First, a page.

Naturally, all this leads to Dino slowly cracking up as he has to keep shuffling all these dames around to keep from getting into trouble with their husbands, his friends. Dean's perfectly cast here. His charm and easy-going attitude make it easy to understand why the ladies love him, although his purposely stiff demeanor in the opening scenes on the set of his show had me laughing from the get go. It was 60's TV acting par excellence. But the situation is, of course, patently absurd, but that's exactly what makes it fun. You never doubt why Dino would be both driven crazy by, and yet totally desire to keep playing the field in the spot he's in. It's not reality. I've never seen any extramarital affairs go like this, but that's exactly the fun of it.

Director Daniel Mann keeps the movie at a brisk, but not labored clip, while orchestrating some great comic sequences.  Elizabeth Montgomery was only a year away from becoming "Samantha Stevens" of Bewitched fame, and she's every part the desirable girlfriend that would make the perfect wife. Dino's buddies' wives are played by a fun group of actress and his buddies by a solid crew of familiar character actors. But the show is nearly completely stolen by Carol Burnett in her debut film performance. She is an absolute joy to watch as the oversexed but gawky Stella...which oddly enough brings me back to my Russ Meyer point from earlier.

I'm not sure what Russ saw in her....
Though the movie had several sequences that had me roaring, there's a late scene in a Mexican nightclub that made the whole movie worth while.  Dino and the girls arrive for a celebration when who should they find entertaining the bars patrons but an oddly uncredited burlesque legend, Tura Satana. Tura actually played a showgirl in two of director Daniel Mann's movies (the other being Our Man Flint!  I managed to tie in that as well!), but she's perhaps best known for playing the busty and booted, go-go dancing killer, Varla, from Russ Meyer's immortal Faster Pussycat! Kill! Kill!  In any event, after her show, Jason has an argument with Melissa and storms out on her and Stella, which leads to the most uproarious segment in the movie as Stella ends up performing her own striptease to pay off the bill!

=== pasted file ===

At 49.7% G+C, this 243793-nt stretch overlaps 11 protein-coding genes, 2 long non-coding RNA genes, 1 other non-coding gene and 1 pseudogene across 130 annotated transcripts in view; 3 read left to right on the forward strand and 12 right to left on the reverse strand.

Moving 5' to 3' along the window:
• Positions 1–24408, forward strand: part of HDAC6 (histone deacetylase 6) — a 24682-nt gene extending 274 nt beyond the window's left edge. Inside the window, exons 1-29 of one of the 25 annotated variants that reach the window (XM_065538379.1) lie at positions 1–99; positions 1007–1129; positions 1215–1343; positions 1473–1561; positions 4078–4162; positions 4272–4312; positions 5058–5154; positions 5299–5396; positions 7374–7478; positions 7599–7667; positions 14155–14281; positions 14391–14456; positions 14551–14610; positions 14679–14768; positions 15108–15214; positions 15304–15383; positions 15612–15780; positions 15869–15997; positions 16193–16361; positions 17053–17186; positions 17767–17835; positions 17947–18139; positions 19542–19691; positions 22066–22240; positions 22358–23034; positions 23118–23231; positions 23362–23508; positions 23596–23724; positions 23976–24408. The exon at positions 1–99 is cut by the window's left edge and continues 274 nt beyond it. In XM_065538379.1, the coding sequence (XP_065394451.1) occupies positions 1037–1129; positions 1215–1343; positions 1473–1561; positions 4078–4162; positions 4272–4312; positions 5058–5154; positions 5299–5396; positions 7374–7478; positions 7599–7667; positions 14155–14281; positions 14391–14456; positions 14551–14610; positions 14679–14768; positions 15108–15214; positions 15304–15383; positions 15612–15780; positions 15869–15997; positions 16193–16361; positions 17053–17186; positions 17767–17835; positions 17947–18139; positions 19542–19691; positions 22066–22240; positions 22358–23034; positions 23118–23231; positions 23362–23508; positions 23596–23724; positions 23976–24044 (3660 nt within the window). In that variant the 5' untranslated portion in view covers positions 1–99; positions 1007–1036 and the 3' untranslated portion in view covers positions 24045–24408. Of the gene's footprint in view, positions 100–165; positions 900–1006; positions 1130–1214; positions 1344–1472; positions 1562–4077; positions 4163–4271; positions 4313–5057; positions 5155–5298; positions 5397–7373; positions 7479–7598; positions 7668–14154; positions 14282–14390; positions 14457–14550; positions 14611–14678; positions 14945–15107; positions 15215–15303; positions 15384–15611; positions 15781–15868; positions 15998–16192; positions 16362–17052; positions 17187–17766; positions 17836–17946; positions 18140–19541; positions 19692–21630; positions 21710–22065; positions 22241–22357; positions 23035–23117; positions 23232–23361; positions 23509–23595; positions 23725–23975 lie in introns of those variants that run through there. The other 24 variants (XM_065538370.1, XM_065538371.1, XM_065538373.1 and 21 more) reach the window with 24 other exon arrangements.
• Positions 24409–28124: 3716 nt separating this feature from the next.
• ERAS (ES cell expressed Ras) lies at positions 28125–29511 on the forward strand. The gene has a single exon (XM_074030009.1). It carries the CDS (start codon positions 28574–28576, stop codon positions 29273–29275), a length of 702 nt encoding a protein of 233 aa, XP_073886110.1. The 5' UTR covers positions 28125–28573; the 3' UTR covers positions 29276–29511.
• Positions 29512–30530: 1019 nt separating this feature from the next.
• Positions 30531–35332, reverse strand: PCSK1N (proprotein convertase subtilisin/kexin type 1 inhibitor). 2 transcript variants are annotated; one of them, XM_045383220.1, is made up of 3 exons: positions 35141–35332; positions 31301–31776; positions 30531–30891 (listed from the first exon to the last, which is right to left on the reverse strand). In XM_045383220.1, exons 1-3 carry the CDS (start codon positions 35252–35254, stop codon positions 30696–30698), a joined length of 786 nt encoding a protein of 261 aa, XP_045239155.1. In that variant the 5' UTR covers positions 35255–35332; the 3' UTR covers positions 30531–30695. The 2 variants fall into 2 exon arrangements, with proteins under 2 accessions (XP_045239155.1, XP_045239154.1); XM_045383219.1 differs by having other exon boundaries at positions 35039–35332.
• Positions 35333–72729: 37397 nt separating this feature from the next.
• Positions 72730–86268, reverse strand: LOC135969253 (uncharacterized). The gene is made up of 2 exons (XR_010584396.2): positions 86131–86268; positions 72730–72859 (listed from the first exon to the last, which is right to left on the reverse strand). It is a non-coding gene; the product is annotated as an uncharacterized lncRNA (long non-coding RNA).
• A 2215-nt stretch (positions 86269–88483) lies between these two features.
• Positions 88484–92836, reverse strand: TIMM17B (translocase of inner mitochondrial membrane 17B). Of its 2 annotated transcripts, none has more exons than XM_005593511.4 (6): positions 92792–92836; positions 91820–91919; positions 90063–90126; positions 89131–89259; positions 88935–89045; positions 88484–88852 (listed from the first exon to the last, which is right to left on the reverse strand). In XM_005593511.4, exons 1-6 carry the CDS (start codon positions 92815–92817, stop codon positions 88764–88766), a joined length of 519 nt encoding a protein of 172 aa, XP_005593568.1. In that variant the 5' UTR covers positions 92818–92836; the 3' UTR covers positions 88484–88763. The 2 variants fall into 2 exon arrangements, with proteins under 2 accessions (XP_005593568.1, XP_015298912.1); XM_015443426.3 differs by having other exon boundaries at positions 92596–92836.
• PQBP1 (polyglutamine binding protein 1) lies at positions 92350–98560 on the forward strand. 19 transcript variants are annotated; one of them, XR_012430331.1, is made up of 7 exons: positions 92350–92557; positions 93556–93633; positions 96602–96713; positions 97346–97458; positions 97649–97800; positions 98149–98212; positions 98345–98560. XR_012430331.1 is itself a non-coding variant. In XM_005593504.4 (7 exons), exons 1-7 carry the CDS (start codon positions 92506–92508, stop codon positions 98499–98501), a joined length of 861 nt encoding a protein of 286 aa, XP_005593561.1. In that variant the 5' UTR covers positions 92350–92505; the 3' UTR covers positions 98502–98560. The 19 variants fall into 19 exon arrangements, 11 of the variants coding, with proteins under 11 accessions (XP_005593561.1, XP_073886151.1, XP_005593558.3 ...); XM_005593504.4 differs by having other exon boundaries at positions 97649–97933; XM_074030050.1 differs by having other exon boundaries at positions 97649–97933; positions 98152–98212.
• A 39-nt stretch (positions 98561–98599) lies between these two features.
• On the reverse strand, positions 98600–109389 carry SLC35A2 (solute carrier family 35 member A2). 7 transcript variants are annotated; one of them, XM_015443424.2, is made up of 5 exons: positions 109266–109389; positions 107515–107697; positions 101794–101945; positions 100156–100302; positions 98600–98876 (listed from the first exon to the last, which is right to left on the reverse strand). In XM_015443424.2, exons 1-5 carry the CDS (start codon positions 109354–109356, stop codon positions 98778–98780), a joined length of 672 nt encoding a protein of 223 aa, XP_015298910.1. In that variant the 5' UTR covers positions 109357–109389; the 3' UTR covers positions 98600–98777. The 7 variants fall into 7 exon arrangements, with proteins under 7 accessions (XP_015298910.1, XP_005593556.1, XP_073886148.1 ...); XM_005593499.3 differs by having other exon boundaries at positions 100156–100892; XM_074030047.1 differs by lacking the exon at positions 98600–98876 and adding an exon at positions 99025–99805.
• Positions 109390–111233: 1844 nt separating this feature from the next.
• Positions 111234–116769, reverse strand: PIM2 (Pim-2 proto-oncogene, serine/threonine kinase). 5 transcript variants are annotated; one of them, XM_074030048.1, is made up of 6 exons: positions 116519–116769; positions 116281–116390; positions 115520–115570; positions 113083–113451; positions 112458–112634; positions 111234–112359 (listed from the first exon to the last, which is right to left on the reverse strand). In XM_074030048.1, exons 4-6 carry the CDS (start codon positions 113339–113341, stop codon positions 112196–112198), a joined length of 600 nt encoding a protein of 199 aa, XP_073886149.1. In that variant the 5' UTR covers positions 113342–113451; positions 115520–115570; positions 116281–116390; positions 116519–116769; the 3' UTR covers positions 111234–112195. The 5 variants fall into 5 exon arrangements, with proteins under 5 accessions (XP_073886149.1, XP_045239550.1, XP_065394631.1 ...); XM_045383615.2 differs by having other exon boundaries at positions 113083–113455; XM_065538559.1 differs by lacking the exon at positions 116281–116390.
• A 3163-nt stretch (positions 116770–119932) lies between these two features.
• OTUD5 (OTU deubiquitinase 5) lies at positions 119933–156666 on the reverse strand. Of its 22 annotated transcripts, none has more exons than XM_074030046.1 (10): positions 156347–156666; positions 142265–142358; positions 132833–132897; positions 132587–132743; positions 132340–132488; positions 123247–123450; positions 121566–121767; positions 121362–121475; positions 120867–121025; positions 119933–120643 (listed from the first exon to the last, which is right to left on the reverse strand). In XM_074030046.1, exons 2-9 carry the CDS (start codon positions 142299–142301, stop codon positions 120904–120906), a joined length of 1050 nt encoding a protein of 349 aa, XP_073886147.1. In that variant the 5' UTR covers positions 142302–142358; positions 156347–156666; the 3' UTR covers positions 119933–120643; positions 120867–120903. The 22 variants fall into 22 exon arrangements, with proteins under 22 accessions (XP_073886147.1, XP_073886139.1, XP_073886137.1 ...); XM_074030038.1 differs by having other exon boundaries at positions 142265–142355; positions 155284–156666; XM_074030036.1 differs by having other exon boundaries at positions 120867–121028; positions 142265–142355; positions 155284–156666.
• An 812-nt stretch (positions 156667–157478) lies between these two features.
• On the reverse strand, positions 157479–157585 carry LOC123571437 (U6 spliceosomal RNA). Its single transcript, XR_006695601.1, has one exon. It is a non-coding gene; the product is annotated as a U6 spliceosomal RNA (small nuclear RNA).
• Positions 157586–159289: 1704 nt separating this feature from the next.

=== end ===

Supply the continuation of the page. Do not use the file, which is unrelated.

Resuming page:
I only wish I had been on a set that was this fun.
Peeking about the internet, I've seen some reference to the film's "misogyny." Now while it's true that it seems like every woman in the film is a crazy shrew, save Melissa, in the opening minutes of the story, eventually, according to Jason's speech to his therapist friend, they're the most desirable women in the world. The point of the story seems to be that one has to appreciate their spouse and not let their relationship dwindle into the constant fight/ignore territory where the men are all selfish jerks and the women shrieking shrews. And as I mentioned before, this movie obviously represents no reality that I or anyone else has ever lived in.  I don't even have to offer the "it was a different time" defense on this one (ok, maybe a little for some of the somewhat racist moments). Instead, I just wonder whether anyone who honestly thinks that this movie is misogynist enough to comment on it actually enjoys life at all when viewing it through that jaded lens.

Who's Been Sleeping in My Bed? is simply a delight, which left me with a smile on my face from the time I finished watching it until it was time for me to climb between my own sheets wishing I had some of Dino's problems!

Thursday, December 6, 2012

Only Death and Diamonds are Forever

This week saw a return to the superspy genre as I completed yet another of Ian Fleming's original novels on the eternal James Bond. (And no, sadly, I still haven't managed to catch Skyfall.)  This time it was the fourth Bond outing, Diamonds Are Forever (1956).

Learning Courtesy and Etiquette via classic paperback art.
Initially I was hoping to write this review after I'd had a chance to take in the 1971 film again, but that didn't quite work out. Despite being the final canon Bond film to feature Connery in the role (He would of course play Bond once more in Never Say Never Again (1983), the film made during the Thunderball legal loophole over ownership.), Diamonds is generally considered to be the least of the Connery Bond's, and ranks fairly low on most Bond aficionados hierarchies.  It certainly didn't make much of an impression on me as it's one of only a small handful of Bond films that I've only seen once. However, whatever its flaws, it was able to resuscitate the series after flagging box office returns following the smash success of Thunderball (1965).